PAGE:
A single Kalispell mother is fighting for her life after a Sunday snowmobile accident left her suffering from a rare, often fatal condition.
Ashley Gilbert, 27, suffered an atlanto-occipital dislocation — also known as internal decapitation — in the accident, according to her sister.
Her sister, Sarah Gilbert, said it’s a rare condition that is often fatal.
“It’s quite amazing she is still alive,” Sarah Gilbert said. She is an emergency responder with Smith Valley Fire Department.
“I had only seen it in an episode of Grey’s Anatomy.”
Even at major trauma hospital Harborview Medical Center in Seattle, Sarah said few medical professionals had seen that type of injury. She was told that only 15 percent of people who receive such an injury make it to the hospital. Around half of those folks typically live, meaning the estimated survival rate is only seven or eight percent.
Sarah credited quick-thinking first responders with getting Ashley to the hospital. She was taken by ALERT helicopter Sunday from the accident scene on Canyon Creek Road, about seven miles north of Columbia Falls, to Kalispell Regional Medical Center. Ashley was then flown to Seattle.
“Because of the severity of her injuries, if she would have been moved the wrong way she could have died,” Sarah said, adding that her family is very grateful to the responders who arrived on scene.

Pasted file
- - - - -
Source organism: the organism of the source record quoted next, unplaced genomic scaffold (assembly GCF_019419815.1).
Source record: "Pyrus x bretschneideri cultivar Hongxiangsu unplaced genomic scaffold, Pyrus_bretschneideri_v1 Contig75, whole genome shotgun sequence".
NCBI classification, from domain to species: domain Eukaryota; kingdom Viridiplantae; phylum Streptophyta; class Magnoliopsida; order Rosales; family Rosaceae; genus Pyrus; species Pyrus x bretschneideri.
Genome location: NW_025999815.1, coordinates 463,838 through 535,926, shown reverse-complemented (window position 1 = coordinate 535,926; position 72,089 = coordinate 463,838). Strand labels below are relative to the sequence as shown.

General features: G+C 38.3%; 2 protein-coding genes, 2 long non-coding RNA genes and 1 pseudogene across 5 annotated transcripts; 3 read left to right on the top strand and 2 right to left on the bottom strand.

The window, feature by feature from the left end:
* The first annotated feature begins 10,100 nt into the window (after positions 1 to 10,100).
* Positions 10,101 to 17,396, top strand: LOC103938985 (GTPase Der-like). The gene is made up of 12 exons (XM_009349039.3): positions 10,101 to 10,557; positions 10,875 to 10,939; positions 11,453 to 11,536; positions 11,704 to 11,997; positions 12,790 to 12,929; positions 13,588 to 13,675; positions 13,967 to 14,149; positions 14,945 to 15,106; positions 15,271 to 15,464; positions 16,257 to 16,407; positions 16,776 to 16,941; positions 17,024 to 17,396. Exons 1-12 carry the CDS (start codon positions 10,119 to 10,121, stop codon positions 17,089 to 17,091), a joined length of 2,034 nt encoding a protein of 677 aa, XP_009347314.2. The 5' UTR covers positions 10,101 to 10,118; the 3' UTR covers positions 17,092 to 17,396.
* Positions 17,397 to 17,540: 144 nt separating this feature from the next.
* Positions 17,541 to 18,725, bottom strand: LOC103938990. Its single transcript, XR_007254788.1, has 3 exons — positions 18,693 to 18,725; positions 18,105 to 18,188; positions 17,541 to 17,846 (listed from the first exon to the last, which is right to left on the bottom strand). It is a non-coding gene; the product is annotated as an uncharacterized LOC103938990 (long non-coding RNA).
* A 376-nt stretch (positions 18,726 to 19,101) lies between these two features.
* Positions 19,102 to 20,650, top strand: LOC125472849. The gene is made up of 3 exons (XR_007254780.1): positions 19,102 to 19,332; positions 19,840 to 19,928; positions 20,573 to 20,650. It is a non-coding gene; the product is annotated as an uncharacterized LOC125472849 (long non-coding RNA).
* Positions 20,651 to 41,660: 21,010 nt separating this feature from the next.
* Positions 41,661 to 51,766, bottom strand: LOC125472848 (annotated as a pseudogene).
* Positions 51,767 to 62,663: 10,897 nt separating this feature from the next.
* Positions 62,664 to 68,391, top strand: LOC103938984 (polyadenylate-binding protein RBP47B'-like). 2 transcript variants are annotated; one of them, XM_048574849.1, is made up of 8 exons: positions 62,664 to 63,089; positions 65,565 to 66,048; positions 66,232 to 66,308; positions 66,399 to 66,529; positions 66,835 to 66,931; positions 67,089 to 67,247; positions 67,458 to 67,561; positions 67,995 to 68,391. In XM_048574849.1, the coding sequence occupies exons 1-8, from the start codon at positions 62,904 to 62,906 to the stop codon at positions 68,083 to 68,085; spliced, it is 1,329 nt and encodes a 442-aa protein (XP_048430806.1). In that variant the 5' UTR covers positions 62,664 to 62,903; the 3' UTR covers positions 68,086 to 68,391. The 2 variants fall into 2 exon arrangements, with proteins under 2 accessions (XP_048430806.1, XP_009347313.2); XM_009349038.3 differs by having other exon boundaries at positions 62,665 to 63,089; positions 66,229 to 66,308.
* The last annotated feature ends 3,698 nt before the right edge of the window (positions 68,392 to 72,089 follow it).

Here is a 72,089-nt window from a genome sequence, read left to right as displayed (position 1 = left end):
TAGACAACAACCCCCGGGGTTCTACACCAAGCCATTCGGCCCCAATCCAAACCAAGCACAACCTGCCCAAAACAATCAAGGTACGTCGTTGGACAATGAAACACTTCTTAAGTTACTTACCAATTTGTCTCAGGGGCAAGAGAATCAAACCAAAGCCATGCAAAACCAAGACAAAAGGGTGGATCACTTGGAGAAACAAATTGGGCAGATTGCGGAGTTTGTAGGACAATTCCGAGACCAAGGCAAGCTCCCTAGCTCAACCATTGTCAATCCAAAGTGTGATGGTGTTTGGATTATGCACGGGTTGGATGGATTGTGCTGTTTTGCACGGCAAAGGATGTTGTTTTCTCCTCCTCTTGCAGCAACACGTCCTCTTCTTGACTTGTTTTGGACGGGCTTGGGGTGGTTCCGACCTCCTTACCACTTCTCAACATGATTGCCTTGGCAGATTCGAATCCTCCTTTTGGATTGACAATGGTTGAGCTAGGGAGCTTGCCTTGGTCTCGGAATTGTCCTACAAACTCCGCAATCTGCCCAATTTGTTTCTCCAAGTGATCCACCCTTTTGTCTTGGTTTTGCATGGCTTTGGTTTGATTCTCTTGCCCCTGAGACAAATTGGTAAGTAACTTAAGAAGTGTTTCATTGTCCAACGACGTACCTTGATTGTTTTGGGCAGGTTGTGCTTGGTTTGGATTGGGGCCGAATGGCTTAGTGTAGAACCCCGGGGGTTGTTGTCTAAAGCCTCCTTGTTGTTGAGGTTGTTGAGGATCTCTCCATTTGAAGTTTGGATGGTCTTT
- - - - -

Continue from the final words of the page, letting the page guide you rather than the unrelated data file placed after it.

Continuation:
Ashley underwent surgery over the weekend.
“Ashley did survive the surgery to fuse her spine and her head back together,” Sarah said.
“She’s still alive. She has a broken nose and a couple of teeth they will have to wire back in. She has a pulmonary embolism. She’s made it very, very far. The nurses and doctors there don’t see people make it this far.”
A GoFundMe account has been set up to help Ashley, who works at Applebee’s. She is a single mom and sole caregiver to her 1-year-old son Paxton. Ashley’s lived in the valley since her family moved here from California in 2004. She is the oldest of eight children.
Her expected recovery time is at least a year, Sarah said, and it is unknown exactly what a recovery will look like since this particular injury is so rare.
“She’s looking at least a year before she gets semi- back to normal,” Sarah said. “We’re really trying to push for that so we can make the next couple of months for her as easy as possible.”
The GoFundMe account can be found at https://www.gofundme.com/ar-ashleys-medical-fund.
Reporter Megan Strickland can be reached at 758-4459 or firstname.lastname@example.org.